Important Imagery from Beyoncé’s 2018 Coachella Performance

She’s the Queen that needs no introduction. So, if some of y’all have been under a rock and did not watch the live stream of her performance as the first black woman to headline Coachella, I have some things to share!


Nefertiti was an Egyptian Queen that ruled during what is arguably considered one of the richest and most prosperous era seen in ancient Egypt. Beyoncé opened her Coachella performance in a stunning bronze outfit reminiscent of this ancient Queen.


Beyoncé has been giving us this imagery in subtle ways for a while now. This is notable for the first time with her Lemonade visuals in the song Sorry:



And again, in her internet-breaking pregnancy reveal in 2017:

She also recently debuted a merchandise line on her website with similar imagery and theme as we saw when she opened her performance.


Black Panther/Black Power

Beyoncé was quite non-political for a large part of her career. Her advocacy for BLM notably started after the tragic death of Trayvon Martin in 2012. From a creative standpoint, the video for her record-breaking song, Formation (2016), highlighted the issue of police brutality and racism in America.

For the live debut of this song during the 2016 Super Bowl, Beyoncé and her dancers were in costumes that very closely resembled that of the Black Panther movement 1960s and 70s. This was clearly making a statement about the social and political climate of America.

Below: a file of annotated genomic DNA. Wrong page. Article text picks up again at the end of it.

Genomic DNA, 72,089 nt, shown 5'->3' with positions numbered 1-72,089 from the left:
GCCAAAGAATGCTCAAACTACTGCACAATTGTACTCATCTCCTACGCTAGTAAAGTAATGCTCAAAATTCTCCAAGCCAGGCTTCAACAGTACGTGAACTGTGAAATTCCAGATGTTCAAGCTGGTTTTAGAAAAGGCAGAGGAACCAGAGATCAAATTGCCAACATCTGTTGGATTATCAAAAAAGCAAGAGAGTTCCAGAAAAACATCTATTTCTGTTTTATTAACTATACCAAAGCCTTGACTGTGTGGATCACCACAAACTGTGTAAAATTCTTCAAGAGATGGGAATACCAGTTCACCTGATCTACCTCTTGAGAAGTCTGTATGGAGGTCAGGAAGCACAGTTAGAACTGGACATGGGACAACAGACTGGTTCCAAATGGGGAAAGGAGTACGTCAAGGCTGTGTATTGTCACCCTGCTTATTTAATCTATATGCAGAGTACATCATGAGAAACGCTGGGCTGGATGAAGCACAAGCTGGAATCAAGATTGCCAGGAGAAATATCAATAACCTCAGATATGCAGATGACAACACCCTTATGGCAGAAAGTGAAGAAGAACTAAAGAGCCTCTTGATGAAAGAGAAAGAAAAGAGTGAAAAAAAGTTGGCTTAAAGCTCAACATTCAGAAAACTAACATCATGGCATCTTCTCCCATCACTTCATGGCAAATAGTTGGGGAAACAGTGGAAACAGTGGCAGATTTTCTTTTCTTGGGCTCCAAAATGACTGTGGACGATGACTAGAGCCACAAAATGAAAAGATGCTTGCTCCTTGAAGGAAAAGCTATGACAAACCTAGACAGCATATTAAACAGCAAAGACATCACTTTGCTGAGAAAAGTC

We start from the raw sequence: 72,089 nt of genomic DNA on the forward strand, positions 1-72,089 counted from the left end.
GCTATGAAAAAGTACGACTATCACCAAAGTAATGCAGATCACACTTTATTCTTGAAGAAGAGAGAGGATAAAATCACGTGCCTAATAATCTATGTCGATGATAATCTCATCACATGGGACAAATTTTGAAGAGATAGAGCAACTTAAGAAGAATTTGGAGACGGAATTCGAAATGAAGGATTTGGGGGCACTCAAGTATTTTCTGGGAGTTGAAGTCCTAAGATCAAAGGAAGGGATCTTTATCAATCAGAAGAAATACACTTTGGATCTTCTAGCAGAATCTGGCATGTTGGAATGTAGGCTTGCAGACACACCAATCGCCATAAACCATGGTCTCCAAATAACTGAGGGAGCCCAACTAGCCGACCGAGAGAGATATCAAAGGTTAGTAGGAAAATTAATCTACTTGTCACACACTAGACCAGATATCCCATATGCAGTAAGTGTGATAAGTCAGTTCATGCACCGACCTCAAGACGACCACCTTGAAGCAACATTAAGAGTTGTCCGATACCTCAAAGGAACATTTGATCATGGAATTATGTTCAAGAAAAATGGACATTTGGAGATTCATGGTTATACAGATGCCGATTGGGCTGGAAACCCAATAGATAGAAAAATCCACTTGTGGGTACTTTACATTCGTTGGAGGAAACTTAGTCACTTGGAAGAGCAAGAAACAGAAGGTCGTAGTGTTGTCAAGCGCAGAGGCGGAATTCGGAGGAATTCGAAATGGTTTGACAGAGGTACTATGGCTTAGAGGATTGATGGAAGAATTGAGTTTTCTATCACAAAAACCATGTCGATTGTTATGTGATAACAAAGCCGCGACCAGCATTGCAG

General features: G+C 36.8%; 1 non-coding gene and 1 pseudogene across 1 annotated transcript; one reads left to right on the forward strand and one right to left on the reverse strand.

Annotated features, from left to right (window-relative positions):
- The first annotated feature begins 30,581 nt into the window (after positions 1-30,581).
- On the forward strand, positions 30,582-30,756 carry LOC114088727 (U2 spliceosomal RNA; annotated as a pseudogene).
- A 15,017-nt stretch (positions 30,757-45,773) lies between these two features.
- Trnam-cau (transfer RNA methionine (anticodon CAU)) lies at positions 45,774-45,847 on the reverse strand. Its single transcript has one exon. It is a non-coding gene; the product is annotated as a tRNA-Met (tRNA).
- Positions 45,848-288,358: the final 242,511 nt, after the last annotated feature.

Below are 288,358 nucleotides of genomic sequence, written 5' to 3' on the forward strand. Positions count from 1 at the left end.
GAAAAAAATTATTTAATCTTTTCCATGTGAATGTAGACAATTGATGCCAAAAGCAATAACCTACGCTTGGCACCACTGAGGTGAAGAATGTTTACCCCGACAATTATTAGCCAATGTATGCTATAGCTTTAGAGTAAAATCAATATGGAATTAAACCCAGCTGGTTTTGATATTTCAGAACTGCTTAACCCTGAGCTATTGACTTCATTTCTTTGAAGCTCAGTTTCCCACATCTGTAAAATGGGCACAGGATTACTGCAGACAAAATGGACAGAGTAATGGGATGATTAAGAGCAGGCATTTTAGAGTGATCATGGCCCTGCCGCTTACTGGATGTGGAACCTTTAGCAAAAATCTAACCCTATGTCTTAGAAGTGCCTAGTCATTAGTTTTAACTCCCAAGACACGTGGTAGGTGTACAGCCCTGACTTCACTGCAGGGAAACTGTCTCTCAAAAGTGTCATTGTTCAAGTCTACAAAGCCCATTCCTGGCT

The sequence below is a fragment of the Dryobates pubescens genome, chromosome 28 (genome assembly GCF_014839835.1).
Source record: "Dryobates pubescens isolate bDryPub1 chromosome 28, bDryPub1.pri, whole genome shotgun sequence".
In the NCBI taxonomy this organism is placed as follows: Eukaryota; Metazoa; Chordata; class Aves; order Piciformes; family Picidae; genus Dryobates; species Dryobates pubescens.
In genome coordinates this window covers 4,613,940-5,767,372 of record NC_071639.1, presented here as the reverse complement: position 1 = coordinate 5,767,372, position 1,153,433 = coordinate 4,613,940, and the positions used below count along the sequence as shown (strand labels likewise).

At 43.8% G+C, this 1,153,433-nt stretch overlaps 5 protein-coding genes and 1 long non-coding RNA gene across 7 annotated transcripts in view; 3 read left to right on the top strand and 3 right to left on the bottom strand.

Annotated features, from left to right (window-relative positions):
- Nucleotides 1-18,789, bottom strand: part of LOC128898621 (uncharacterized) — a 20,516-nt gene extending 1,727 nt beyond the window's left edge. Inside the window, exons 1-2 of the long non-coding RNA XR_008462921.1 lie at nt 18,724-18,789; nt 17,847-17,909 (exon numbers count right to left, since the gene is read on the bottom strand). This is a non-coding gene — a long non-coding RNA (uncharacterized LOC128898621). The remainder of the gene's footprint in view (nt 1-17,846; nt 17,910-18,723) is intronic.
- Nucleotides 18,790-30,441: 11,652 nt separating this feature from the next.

She began her 2018 Coachella performance with the song Lift Every Voice and Sing by J. Rosamond Johnson which was dubbed “The Black National Anthem” by the NAACP nearly a century ago. She further showcased this powerful message through the costumes of all her band, orchestra, and dancers.


In the same vein as our previous subtitle, Beyoncé brings us proper, real, notable representation… she truly fulfills and executes it flawlessly. For many years, Beyoncé has toured with an all-female band, and in more recent tours and performances, this has extended to her dancers. On The Run Tour (2014) and The Formation World Tour (2016), these both featured an entirely female dance troop.

In her acceptance speech for Best Urban Contemporary Album at the 2017 Grammys (I’m paraphrasing here, it was a beautiful speech), she vowed to advocate for better representation and promised to work hard to make it happen. This way, her children can grow up watching and internalizing people that actually look like them.

This Coachella performance was the epitome of that very promise. The entirety of the performances and presences on stage last night were that of people of colour.

Here is a link to a tweet that showcases our Queen being size inclusive during one of my personal favourite dance break-downs she has done live.

With my personal bias aside, it was a meticulously planned, and brilliantly executed show. I would argue that it was the performance of our generation. The Beyhive is pretty extra. I’ll admit it, we are. But if your fave was executing at this level, you would be too!!